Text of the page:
Archive:Grokster FAQ

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What is MGM v. Grokster?
It is a case which was recently decided by the U.S. Supreme Court. Movie studios (including MGM), record labels, and music publishers sued Grokster and StreamCast, which are companies that make peer-to-peer file-sharing (p2p) software.
What did MGM say?
MGM claimed that Grokster's product encouraged users to infringe MGM's copyrights, and that Grokster was responsible for the actions of its users. The legal theory for this is called contributory copyright infringement, which is different than direct copyright infringement.
What did Grokster say?
Grokster claimed they were protected by the Betamax doctrine, which is a legal defense to copyright infringement established by the U.S. Supreme Court when Sony was sued over the Betamax VCR in the '80s. The Betamax doctrine said that as long as a technology can be used in legal ways ("capable of substantial non-infringing uses"), then the product's manufacturer isn't responsible for any infringement its users do with the product.
What did the court decide?
In a very simplified fashion, the Supreme Court said that if a company encourages ("induces") customers to infringe copyright, then the company can be held liable in court and possibly has to pay damages for it. The legal standard is far more complicated than this, and it is something that will have to be clarified by other courts.
So did Grokster lose?
No, the Court sent the case back to a lower court to re-try the case. The lower court will have to decide if Grokster and StreamCast induced their customers to infringe copyright.
Did the court throw out the Betamax doctrine?
No, the Court created a new standard that can be applied in addition to Betamax. Now a technology manufacturer can be held liable for its customers' infringement if a.) the technology is only capable of being used for infringement or b.) the manufacturer encourages the customers to infringe.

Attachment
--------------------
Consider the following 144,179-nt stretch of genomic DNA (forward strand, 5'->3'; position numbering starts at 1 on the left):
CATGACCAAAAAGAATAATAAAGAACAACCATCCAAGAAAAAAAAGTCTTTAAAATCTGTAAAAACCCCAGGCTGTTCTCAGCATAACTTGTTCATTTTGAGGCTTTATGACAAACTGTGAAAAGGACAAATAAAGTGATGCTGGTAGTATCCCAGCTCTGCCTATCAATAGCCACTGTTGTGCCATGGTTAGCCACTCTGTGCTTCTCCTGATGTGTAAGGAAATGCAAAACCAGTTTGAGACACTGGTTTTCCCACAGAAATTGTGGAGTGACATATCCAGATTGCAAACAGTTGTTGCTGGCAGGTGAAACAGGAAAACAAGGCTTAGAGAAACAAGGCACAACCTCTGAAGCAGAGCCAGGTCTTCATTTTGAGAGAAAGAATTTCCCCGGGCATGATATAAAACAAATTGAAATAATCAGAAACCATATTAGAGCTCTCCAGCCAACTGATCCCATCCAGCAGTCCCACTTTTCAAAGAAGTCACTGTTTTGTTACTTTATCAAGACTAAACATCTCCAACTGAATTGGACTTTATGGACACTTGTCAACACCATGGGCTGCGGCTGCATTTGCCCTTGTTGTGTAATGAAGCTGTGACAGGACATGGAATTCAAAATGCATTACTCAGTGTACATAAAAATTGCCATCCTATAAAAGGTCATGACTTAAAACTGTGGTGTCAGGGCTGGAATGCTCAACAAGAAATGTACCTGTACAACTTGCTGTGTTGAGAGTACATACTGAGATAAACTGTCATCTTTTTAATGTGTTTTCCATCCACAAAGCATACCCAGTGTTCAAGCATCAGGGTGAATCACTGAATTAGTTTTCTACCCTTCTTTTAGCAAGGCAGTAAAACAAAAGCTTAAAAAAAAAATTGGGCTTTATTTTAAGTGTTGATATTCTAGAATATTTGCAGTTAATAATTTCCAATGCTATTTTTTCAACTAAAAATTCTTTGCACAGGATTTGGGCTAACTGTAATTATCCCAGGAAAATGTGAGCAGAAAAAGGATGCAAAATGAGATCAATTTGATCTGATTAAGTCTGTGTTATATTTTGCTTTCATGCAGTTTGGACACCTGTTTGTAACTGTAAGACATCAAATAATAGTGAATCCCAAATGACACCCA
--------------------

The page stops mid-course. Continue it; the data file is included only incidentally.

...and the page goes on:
Is p2p illegal now?
No. P2P is no different from the Web, e-mail, instant messaging or any other way to trade files. It can be used for legal or illegal purposes. P2P is used for all sorts of legal purposes, and has some serious advantages over other methods of distribution. But if a certain program's manufacturer induces its customers to infringe then that manufacturer could be liable for their infringement.
You keep saying "induce." What's that mean?
Well, that's the tricky part. The inducement doctrine is ambiguously defined at best. There has to be "clear expression" or "affirmative steps" to promote infringement, but there is no mention in the decision of how explicit these actions have to be in order for them to be considered evidence of wrongful intent. Unfortunately, this leaves the door wide open for copyright holders and courts to question the motives of an inventor in every aspect of the development process -- from early product design to marketing. There is no clear standard, and the end result, for now at least, is a lot of uncertainty.

problems with the inducement standard

Will BitTorrent, etc. get sued?
That is a hard question to answer. It is possible that they might be sued under this new standard, but we don't know what would happen if they were. This is not, however, a clear cut sign that companies that make technologies such as BitTorrent that can make legitimate file transfers more efficient would be held responsible if its users break the law with it.

the effects on p2p users today (i.e. none)

effects on future consumers

effects on future innovators (e.g. current students who might design software / technology in the future)